Uganda isolates six in monkeypox scare

This rare smallpox-related virus causes flu-like symptoms and a nasty rash, and it can be deadly. PHOTO | COURTESY

What you need to know:

  • The samples are being taken for laboratory analysis to SA, some 4,800 kilometres away, because Uganda has no reagents and officials confirmed attempts to secure them from the neighbouring DR Congo are still unsuccessful.

Uganda is flying to South Africa samples taken from six individuals – two of them Congolese refugees aged 2 and 12 – suspected to have contracted monkeypox ravaging non-endemic countries.

The samples are being taken for laboratory analysis to SA, some 4,800 kilometres away, because Uganda has no reagents and officials confirmed attempts to secure them from the neighbouring DR Congo are still unsuccessful.

Uganda Virus Research Institute (UVRI), an otherwise premier laboratory and virological research institute, said it commenced preliminary investigations after receiving information that half-a-dozen individuals had presented with signs and symptoms similar to that of monkeypox.

Two of the suspected cases have been isolated in the south-western Kisoro District, which borders the DR Congo and Rwanda, while four persons have been taken into isolation in Kampala City. 

Health workers managing the patients said they presented with elevated body temperatures and blisters, prompting them to take samples for tests to confirm or rule out monkeypox.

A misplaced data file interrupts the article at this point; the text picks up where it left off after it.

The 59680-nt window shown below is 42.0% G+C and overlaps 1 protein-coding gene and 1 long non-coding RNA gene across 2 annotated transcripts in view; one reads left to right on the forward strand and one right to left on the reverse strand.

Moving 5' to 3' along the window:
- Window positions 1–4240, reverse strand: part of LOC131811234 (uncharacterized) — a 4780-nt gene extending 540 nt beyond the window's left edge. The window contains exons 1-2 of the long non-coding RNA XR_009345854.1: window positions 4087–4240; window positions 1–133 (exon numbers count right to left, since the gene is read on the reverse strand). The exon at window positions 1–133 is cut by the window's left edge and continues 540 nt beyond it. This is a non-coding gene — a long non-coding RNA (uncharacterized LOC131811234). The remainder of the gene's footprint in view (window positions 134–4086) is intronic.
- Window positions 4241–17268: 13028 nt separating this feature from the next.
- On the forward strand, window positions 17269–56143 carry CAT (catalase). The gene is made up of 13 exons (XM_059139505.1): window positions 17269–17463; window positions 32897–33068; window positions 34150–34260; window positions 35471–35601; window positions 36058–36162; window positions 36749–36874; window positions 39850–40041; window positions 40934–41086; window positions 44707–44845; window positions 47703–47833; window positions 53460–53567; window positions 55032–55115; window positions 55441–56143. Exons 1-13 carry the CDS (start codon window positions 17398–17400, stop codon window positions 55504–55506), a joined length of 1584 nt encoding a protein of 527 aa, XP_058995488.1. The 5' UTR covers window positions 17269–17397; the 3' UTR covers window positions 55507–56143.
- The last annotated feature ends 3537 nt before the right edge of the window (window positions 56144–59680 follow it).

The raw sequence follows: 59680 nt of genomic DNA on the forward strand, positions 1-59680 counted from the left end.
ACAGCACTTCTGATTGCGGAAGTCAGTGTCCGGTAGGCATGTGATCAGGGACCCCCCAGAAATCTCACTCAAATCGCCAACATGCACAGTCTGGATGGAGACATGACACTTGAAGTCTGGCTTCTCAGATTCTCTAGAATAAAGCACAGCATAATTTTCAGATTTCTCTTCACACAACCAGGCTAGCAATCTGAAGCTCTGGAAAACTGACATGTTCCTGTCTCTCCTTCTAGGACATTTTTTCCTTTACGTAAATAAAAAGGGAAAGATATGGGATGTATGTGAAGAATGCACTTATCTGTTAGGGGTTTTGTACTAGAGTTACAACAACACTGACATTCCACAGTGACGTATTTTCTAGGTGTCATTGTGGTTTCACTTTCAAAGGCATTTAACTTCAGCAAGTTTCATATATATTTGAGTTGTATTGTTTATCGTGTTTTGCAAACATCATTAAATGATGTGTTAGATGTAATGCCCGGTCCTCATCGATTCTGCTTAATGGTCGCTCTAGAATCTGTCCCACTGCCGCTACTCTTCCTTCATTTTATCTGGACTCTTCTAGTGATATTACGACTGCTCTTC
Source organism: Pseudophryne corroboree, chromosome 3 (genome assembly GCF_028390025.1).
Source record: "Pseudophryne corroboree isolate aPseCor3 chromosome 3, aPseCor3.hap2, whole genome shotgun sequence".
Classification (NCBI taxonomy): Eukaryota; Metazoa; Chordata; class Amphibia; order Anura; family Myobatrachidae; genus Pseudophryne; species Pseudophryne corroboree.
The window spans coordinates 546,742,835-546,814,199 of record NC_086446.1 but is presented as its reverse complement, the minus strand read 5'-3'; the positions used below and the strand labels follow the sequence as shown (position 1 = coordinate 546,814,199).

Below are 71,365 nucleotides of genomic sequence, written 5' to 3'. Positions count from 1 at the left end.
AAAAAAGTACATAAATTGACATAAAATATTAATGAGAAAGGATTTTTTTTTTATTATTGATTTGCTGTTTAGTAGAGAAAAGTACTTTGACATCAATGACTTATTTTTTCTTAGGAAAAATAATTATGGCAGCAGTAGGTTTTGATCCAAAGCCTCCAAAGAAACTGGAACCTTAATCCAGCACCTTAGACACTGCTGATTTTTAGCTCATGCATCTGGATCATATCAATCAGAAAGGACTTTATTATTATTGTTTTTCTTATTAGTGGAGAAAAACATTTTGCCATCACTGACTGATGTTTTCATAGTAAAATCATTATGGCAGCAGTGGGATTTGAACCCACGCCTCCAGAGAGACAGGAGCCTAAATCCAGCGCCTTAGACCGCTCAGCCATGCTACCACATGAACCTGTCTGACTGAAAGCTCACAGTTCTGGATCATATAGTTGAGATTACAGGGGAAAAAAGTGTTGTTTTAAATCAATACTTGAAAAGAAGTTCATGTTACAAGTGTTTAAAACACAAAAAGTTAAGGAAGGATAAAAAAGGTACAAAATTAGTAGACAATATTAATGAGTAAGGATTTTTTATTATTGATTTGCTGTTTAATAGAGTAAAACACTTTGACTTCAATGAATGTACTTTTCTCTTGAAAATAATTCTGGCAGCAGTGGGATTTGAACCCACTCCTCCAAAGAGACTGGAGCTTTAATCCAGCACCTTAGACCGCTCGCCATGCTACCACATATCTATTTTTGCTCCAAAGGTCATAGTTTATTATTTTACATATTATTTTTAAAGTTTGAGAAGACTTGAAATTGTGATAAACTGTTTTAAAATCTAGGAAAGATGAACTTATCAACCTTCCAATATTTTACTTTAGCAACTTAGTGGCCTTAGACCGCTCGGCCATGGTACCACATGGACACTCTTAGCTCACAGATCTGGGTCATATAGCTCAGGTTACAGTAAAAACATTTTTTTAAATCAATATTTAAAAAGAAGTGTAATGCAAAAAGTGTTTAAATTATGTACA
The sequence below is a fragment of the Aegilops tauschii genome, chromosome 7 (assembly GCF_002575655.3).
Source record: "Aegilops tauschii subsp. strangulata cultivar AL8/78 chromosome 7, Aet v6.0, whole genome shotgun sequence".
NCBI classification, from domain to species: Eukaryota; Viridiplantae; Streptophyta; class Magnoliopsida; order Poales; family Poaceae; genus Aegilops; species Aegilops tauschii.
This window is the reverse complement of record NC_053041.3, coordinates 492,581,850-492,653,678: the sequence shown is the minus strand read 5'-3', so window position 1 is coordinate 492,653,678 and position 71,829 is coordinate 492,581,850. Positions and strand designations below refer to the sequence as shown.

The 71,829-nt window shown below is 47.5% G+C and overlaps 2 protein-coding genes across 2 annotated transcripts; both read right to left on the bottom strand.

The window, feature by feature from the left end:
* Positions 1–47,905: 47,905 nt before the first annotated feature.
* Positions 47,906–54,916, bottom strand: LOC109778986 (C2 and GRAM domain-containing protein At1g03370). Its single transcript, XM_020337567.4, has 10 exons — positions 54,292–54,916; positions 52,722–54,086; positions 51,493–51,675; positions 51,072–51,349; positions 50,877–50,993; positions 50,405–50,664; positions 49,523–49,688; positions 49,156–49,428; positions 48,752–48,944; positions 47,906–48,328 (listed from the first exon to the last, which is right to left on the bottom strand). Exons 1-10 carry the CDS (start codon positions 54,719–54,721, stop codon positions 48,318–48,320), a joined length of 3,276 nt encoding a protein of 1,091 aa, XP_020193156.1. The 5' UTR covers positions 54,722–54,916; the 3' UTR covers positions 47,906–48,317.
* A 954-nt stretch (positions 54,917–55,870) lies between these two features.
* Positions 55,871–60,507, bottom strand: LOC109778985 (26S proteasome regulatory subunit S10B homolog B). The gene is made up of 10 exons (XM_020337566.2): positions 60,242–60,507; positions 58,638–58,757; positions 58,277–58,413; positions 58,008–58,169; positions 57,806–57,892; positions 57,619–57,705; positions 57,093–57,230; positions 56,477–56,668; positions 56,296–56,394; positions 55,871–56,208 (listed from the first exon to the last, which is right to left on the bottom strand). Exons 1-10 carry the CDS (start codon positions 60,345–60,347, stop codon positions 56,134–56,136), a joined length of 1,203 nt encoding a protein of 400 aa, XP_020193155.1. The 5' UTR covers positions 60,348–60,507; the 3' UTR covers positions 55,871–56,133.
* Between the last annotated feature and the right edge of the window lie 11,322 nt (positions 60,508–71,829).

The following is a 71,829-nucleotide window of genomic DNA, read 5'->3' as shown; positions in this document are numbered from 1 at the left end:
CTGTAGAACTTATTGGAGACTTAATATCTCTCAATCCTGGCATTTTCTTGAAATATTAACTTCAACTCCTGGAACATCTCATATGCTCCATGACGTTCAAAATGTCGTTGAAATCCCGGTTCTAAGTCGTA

Prof Pontiano Kaleebu, the UVRI director, told this newspaper yesterday that they are sending the samples to South Africa for analysis because Uganda doesn’t have reagents to test them.

“We are making arrangements to send. There are four samples. We still don’t have reagents to test for the monkeypox virus here; that is why we are sending the samples [to South Africa],” he said.

Dr Julius Lutwama, a virologist at the Institute, said earlier that they have made a request to their partner institute at the University of Kinshasa in the DR Congo, to give them reagents for testing the monkeypox virus.  DR Congo has been grappling with the disease for years.

He saidt even after getting the reagents, they don’t plan to test everybody entering the country because it is not necessary.  “We will only test suspected cases,” Dr Lutwama said.

Dr Allan Muruta, the commissioner in charge of Epidemics at  the Ministry of Health, said they have registered “many suspected cases”.

“You should engage me after the laboratory test results. These are suspected cases. Monkeypox symptoms are similar to so many things including chicken pox. The suspected cases have been isolated,” he said.

But like Dr Lutwama, the commissioner said Ugandans do not have to worry much about the disease.

“It is a well-known virus. It has been around [in the neighbouring DR Congo] and it doesn’t cause much of a scare, it can be managed,” Dr Muruta said.

Two of the suspected cases have been registered among Congolese refugees, who have fled an onslaught by M23 rebels, and are camped at Nyakabande Refugee Transit Camp in Kisoro District.

Taking samples

The district health officer, Dr Stephen Nsabiyunva, on Thursday said the individuals have been isolated at Kisoro Hospital and their samples dispatched to UVRI for further examination.

“The suspected cases are of a child of about two years and another one is of a 12-year-old girl … their samples have been taken to the UVRI for examination,” he said.  News about the suspected cases is unsurprising, according to officials, citing detection in the country in the past of antibodies against the virus.

“Uganda is near the DR Congo and there are people who have antibodies [against monkeypox in Uganda], meaning there are people who crossed from there [DR Congo with the virus],” Dr Charles Olaro, the director of clinical services at the Ministry of Health, told this newspaper.